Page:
[Links twentieth-century Serbo-Croatian heroic poetry, medieval French romances, and nineteenth-century Scottish ballads, by recognizing a "return song" pattern common to all.] Speed, Diane. [The Saracens named in the poem are not "figures from real life," but rather a "literary phenomenon."] Note: The following list consists only scholarship which (a) occurs in the bibliography of your textbooks and (b) is available at the Oviatt Library without the use of interlibrary loan. Later adapters of the tale sometimes turning back to Gaimar and sometimes to sources similar to those he had used, in order to enhance its credentials as local history or to show how the Danish presence in East Anglia participated in the development of English social and legal institutions. "The Return Song in Medieval Romance and Ballad: 88 (1975), 304-07. Certain elements of the tale were invented by Gaimar in his based on elements in Anglo-Saxon and Anglo-Scandinavian historical literature (some of which can be traced in Scandinavian sources). [Based on both internal and external evidence, argues a later date for all MSS than previously thought.] ---. [Argues that all episodes fit into a "cohesively progressive pattern" in which every incident contributes to narrative development.] Mc Laughlin, John. [Argues that the names found in the Havelok legend provide evidence of its origins in the historiographical tradition of East Anglia, a learned and literate enterprise that attempted to establish an identity for the region.
King served as Executive Director of the Renaissance Society of America from 1987 through 1995, and book review editor of Renaissance Quarterly from 1997 to 2002.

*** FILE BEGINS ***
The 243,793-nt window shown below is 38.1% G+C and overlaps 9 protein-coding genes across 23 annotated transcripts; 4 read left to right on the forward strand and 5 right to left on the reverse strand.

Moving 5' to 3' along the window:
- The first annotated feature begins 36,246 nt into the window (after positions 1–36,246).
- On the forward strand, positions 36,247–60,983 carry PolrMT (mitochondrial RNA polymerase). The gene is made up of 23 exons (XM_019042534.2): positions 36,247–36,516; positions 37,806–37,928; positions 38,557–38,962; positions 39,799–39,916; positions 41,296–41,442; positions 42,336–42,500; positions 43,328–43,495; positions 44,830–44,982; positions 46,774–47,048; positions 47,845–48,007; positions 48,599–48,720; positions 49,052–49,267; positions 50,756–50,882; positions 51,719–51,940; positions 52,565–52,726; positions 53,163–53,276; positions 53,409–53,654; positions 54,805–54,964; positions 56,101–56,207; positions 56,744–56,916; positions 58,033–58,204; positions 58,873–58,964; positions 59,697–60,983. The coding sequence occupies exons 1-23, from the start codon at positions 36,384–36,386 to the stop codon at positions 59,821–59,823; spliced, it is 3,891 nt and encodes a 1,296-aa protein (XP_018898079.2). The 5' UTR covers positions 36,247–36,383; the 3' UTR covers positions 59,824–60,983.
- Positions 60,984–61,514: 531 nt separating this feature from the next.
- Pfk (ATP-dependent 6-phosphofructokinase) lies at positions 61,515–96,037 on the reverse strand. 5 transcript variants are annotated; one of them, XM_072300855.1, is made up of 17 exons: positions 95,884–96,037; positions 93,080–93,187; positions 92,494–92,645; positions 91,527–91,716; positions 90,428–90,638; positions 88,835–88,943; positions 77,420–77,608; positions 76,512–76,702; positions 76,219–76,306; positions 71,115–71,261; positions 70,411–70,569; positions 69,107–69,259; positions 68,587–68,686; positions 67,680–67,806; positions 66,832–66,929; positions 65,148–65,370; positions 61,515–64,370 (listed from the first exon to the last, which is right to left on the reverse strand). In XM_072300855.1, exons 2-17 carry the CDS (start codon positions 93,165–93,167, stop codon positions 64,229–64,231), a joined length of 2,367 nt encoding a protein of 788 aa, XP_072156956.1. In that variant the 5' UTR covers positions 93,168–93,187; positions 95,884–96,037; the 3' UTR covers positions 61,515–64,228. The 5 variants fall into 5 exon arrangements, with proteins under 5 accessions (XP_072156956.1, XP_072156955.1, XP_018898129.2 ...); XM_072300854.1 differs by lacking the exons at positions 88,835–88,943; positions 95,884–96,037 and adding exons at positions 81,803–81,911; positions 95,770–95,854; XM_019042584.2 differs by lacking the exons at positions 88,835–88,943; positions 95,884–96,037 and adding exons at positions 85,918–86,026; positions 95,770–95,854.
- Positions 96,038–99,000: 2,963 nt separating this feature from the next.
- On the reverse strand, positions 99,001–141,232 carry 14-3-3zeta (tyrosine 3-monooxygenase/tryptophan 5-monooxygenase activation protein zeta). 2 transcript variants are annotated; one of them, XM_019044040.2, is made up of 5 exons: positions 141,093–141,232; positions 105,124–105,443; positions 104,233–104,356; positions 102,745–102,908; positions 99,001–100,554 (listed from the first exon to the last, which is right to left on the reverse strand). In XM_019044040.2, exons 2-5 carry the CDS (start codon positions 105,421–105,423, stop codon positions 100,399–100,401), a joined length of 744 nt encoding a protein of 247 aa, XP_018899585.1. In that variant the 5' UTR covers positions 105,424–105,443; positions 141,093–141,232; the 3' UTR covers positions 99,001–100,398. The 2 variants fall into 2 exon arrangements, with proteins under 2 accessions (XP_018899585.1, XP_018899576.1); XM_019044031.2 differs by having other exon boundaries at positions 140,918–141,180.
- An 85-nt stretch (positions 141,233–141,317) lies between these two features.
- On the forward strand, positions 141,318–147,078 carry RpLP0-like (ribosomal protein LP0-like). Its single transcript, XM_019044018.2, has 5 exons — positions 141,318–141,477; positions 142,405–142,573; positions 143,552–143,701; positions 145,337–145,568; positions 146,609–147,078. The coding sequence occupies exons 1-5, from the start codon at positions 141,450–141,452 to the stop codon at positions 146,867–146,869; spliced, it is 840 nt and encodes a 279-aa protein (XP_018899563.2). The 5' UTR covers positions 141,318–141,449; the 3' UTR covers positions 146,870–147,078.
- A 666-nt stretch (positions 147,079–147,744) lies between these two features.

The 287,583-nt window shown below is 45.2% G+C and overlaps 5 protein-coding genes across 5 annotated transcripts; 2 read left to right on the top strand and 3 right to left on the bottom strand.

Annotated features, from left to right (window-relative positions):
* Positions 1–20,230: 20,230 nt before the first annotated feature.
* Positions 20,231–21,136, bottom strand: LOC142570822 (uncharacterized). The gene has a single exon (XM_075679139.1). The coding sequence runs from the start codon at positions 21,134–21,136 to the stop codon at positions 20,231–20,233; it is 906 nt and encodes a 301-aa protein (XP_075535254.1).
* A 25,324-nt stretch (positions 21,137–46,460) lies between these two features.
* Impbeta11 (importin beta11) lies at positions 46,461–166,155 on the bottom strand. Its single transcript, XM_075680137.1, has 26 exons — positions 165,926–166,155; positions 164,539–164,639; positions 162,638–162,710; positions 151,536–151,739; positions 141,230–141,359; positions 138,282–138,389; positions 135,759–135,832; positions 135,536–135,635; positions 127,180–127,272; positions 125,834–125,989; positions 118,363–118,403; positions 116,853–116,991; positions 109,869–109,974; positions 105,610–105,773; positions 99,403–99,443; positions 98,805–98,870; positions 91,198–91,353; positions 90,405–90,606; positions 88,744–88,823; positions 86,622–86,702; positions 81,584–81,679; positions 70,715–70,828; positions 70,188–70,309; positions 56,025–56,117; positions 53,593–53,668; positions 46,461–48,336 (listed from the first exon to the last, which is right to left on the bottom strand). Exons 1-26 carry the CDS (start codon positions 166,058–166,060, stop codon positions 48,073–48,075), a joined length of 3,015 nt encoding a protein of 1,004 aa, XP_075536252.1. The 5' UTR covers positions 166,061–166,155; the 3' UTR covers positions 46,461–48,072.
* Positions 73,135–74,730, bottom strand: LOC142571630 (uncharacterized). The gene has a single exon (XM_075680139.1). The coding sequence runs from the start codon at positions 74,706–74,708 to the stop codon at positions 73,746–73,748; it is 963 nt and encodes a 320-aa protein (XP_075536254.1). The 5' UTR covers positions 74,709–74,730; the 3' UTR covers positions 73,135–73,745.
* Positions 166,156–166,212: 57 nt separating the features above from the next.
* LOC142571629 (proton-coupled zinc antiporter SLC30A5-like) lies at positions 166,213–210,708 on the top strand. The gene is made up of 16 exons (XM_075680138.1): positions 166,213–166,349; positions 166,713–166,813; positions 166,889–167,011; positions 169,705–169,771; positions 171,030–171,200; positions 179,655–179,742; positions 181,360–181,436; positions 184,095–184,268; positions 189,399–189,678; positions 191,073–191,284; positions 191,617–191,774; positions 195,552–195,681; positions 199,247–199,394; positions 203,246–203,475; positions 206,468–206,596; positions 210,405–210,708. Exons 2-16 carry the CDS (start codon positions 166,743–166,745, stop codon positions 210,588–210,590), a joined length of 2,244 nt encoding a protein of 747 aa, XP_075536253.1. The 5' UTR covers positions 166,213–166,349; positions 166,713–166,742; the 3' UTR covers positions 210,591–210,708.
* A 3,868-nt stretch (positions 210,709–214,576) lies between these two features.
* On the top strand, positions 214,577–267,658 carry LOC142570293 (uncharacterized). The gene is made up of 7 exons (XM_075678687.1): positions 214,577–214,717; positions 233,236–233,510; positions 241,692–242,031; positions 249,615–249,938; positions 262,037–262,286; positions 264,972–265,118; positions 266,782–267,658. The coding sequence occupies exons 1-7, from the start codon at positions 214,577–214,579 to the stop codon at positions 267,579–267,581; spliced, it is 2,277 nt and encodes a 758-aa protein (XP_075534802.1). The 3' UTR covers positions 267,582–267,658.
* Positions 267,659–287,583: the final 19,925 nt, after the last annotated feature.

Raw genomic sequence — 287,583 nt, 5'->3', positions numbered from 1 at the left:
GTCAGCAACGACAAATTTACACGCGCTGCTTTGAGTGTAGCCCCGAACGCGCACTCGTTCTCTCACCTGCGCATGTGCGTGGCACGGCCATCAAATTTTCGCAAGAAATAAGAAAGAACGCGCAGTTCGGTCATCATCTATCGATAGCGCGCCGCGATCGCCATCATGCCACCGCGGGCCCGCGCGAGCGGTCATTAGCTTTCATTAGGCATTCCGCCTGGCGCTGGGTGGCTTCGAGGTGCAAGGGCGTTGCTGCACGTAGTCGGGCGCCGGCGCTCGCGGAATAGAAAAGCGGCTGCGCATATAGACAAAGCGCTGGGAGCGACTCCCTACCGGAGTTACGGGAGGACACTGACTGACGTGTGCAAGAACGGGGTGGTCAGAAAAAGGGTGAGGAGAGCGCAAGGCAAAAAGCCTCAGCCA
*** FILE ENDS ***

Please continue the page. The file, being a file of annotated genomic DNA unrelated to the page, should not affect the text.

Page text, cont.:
She served on the Board of Governors of the Historical Society from 2003 to 2006, and currently serves on the editorial board of Renaissance et Réforme/Renaissance Reformation (University of Toronto). She taught at Brooklyn College, CUNY (City University of New York)1972-2012, and at the CUNY Graduate Center 1987-2012.
A native New Yorker, King graduated from Sarah Lawrence College (BA, 1967) and Stanford University (MA, 1968; Ph. Fifty texts (of which thirty-eight are newly translated here) in ten chapters, reaching from the fourteenth to the eighteenth century, by authors both male and female, Protestant, Catholic, and Radical, professional a...
Fifty texts (of which thirty-eight are newly translated here) in ten chapters, reaching from the fourteenth to the eighteenth century, by authors both male and female, Protestant, Catholic, and Radical, professional and lay, provide representative visions of the Reformation era.
Attached here is front matter including TOC and Introduction.
General | Handouts | King Horn | Havelok the Dane | Octavian | Sir Isumbras | Athelston The following resources are intended to help you find extra information or clarification; however, this is not an exhaustive bibliography. You may want to search the library databases for publications more recent than those in your textbook. The popularization of the Havelok story provides a model of the way the ideas of learned historiographers reached and influenced a much broader audience.] Levine, Robert.
Please be aware of the following criteria in doing background reading: Note: The following list consists only scholarship which (a) occurs in the bibliography of your textbooks and (b) is available at the Oviatt Library without the use of interlibrary loan. Edward Donald Kennedy, Ronald Waldron, and Joseph S. "Who Composed Bloomington: Indiana University Press, 1983.
You may want to search the library databases for publications more recent than those in your textbook. [A study of the Middle English romance with a chapter on the child exile story, comparing the characters of the king and traitors and the relation of heroes to heroines in 57 (1988), 190-218.
Brief bio as of January 2016: Retired professor of history Margaret L.
King works in the fields of the Italian Renaissance, the classical tradition; the social and cultural history of early modern Europe; women and learning 1300-1800; and the history of childhood from antiquity to the present.
King is the author of twelve books; more than thirty articles and essays ; and more than thirty reviews, review essays, and short articles.